The stock and bond markets have both been hammered this year as the SPX plunged 17% (the NAZ much worse) and the entire Treasury yield curve shifted up.
So far, the Federal Reserve has only raised the fed funds rate by 0.5%. They sure got a bang for their buck! They have announced another 0.5% raise in each of June and July. Plus, they have announced that they will begin selling longer-term Treasuries and mortgage bonds beginning June 1. The mortgage rate jumped in response.
But they haven’t actually done these moves yet. And they said that they are planning to reach for a “neutral” fed funds rate which won’t stimulate the economy. That implies that the fed funds rate needs to be at least as high as the inflation rate because a negative real rate pays speculators to borrow money. The Fed also said that they will do whatever it takes to bring inflation down to their desired range of 2% even if it means that unemployment will rise.
The Personal Consumption Expenditures Price Index, which is the Fed’s preferred inflation measure, is currently 6.3%. Personal Consumption Expenditures Price Index, Excluding Food and Energy (which the Fed likes because food and energy prices are volatile) is 4.9%. The inflation rate dropped 0.3% from March to April which caused some people to jump for joy. YIPPEE!! ( /sarcasm – this is hardly impressive.)
The Fed didn’t mention the asset markets because maintaining high asset prices is not part of the Fed’s mandate. They know perfectly well that asset prices will fall as a result of their actions to drain liquidity (Quantitative Tightening), just as asset prices rose as a result of their actions to increase liquidity (Quantitative Easing).
Last week was a pretty good week in the markets. Both stock and bond prices rose a little. Investors rejoiced. One our own METARs took the opportunity to gleefully stick out his tongue at John Hussman, a famous bear.
The rise looked like noise to me. It doesn’t look like a trend change…yet. But lots of people are looking for a bottom.
Mommy, are we there yet?
It’s clear that the Fed wants to bring down inflation as painlessly as possible. They want a soft landing, not a recession. Will inflation recede by itself? What are the signs?
Consumer price inflation is caused by too many dollars in consumer pockets chasing too few goods and services. Fiscal stimulus that was sent to consumers in 2020 and 2021 was partially spent but a lot went into savings. (And a lot went into the stock market.) M1 is the money supply of cash and readily-spent checking accounts.
M1 peaked and declined a touch last month. Real Disposable Personal Income: Per Capita is about what it was at the end of 2019 after peaking in 2020 and 2021 due to fiscal stimulus. The personal savings rate declined to 4.4% as people spent from their savings accounts. Personal savings is now lower than 4Q2019. This shows that demand has peaked. It’s unlikely that consumers will suddenly get a large, unusual infusion of cash. Wages are up but so are prices and profits, so labor’s share of economic income is flat. These factors tend to dampen inflation.
The supply side is constrained. Retailers: Inventories to Sales Ratio is far below normal. And energy prices (oil and natgas) which feed into many products, transport and cooling in summer are still rising fast. These are highly inflationary.
A determined Fed trend change has the potential to cause a recession and/ or a financial panic. The decline in stock market values has been orderly, not a panic, as shown by a moderate VIX and low Financial Stress and moderately elevated yield spread. Air is being let out of a classic bubble. The bubble was caused by emergency liquidity which is now being withdrawn. The deflation of the bubble was predictable. It will not reinflate. The stock market will return to normal if the Fed returns to neutral.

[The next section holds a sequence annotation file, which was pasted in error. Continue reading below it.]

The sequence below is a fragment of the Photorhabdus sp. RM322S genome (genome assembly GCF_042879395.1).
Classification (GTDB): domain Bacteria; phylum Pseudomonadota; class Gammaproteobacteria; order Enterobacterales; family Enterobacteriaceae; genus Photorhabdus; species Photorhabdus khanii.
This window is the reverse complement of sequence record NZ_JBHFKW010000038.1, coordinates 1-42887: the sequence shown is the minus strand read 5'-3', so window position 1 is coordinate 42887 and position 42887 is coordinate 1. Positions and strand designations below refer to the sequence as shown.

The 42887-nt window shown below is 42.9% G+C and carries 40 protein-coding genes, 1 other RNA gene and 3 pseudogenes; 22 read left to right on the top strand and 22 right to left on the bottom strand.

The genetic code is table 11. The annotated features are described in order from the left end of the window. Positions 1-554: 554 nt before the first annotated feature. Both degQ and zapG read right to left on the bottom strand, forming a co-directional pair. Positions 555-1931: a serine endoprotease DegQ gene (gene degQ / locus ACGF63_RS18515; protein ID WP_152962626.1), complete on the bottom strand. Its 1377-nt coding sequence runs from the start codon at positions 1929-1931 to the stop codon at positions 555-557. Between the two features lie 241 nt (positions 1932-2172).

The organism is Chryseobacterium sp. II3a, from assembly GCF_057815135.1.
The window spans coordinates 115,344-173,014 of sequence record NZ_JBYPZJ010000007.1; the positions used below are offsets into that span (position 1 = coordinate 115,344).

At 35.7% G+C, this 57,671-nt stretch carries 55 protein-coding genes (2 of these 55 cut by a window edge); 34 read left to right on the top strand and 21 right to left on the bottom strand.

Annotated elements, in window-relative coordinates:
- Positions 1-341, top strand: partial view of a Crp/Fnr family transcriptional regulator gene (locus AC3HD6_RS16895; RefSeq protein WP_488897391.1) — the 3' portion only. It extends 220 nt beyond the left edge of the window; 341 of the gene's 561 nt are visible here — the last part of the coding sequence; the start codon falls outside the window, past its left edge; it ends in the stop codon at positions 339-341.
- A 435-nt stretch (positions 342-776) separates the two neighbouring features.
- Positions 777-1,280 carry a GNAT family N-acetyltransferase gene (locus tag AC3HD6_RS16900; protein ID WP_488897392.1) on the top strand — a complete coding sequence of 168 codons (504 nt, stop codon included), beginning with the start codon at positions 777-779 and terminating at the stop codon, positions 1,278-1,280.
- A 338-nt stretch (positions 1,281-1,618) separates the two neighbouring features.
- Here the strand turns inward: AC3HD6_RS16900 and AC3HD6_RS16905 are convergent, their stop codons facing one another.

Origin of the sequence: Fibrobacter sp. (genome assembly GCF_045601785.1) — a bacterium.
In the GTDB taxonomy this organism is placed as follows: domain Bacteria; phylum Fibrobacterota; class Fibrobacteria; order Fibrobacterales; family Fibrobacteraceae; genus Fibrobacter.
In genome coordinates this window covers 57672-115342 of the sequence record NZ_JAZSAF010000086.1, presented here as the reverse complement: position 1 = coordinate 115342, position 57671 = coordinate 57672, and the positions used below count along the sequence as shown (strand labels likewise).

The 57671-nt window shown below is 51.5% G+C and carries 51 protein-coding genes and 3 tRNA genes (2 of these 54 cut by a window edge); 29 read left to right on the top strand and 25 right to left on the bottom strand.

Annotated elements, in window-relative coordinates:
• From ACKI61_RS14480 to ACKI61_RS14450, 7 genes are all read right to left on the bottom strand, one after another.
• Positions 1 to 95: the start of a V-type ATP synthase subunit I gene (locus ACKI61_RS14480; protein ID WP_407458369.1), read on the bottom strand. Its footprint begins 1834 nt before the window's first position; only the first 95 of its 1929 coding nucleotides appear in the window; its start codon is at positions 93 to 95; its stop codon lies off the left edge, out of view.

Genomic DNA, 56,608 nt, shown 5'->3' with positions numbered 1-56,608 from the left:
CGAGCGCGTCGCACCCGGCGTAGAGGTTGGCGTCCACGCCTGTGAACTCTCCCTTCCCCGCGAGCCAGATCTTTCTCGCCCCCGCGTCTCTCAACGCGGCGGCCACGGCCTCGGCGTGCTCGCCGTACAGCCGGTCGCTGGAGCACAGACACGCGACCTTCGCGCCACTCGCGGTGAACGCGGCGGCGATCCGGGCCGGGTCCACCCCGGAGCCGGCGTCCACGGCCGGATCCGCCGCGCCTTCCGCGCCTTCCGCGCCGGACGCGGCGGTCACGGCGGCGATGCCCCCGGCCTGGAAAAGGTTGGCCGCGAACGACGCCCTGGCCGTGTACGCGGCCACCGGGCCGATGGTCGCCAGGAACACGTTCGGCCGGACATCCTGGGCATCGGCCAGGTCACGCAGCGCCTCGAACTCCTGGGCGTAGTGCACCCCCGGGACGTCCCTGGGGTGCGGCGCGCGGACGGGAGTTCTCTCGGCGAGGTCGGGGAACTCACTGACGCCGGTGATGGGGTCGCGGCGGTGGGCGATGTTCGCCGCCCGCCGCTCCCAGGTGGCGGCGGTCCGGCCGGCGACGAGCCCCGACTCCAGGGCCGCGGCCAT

If the Fed actually does stick to its guns and reach a neutral rate the stock and bond markets will continue to decline. Trillions of dollars of value will evaporate from these markets. (Including the bond assets held by the Fed itself.)
Last week, the Fear & Greed Index was in Extreme Fear, but not abject terror. The trade was risk-on as stocks and junk bonds rose faster than the 10YT. The USD weakened, causing gold to strengthen a touch. The “mungofitch ratio” of copper to gold was stable.
The “mungofich 99-day rule” triggered as the SPX has not seen a new high in over 99 trading days. This has historically presaged a more serious fall in the stock market.
The percent of SP100 stocks above their 200 day moving average was over 35% after falling from 75% at the start of 2022. This is weak but still moderate and not a panic level.
How should we look at these moderately poor but not terrible indicators? VIX, Financial Stress, Fear & Greed Index, junk bond spreads, stock market internals? Is this a glass half-full (the markets have stabilized and will rise from here)? Or is it a glass half-empty (the markets have a long way to fall, whether or not they panic along the way)?
Jeff and intercst would say it doesn’t matter. The only days that matter are when you buy and when you sell stocks. Bear markets in between have no impact…unless you bought high at a level that won’t be seen again for a long time, maybe not until after you need to sell.
Will the markets destabilize next week when the Fed carries through on its stated plans because interest rates will rise? Or will it stabilize because the traders will be reassured that the Fed’s word can be trusted and has already been baked in? I think the latter is more likely. But the markets will be very sensitive to economic signals.
The METAR for next week is partly sunny, perhaps with a few intermittent showers. But this is not a trend change. As the Fed continues to tighten, asset prices will continue to fall the way that autumn naturally cools into winter. If we are lucky, we will avoid stagflation, but it’s too soon to tell.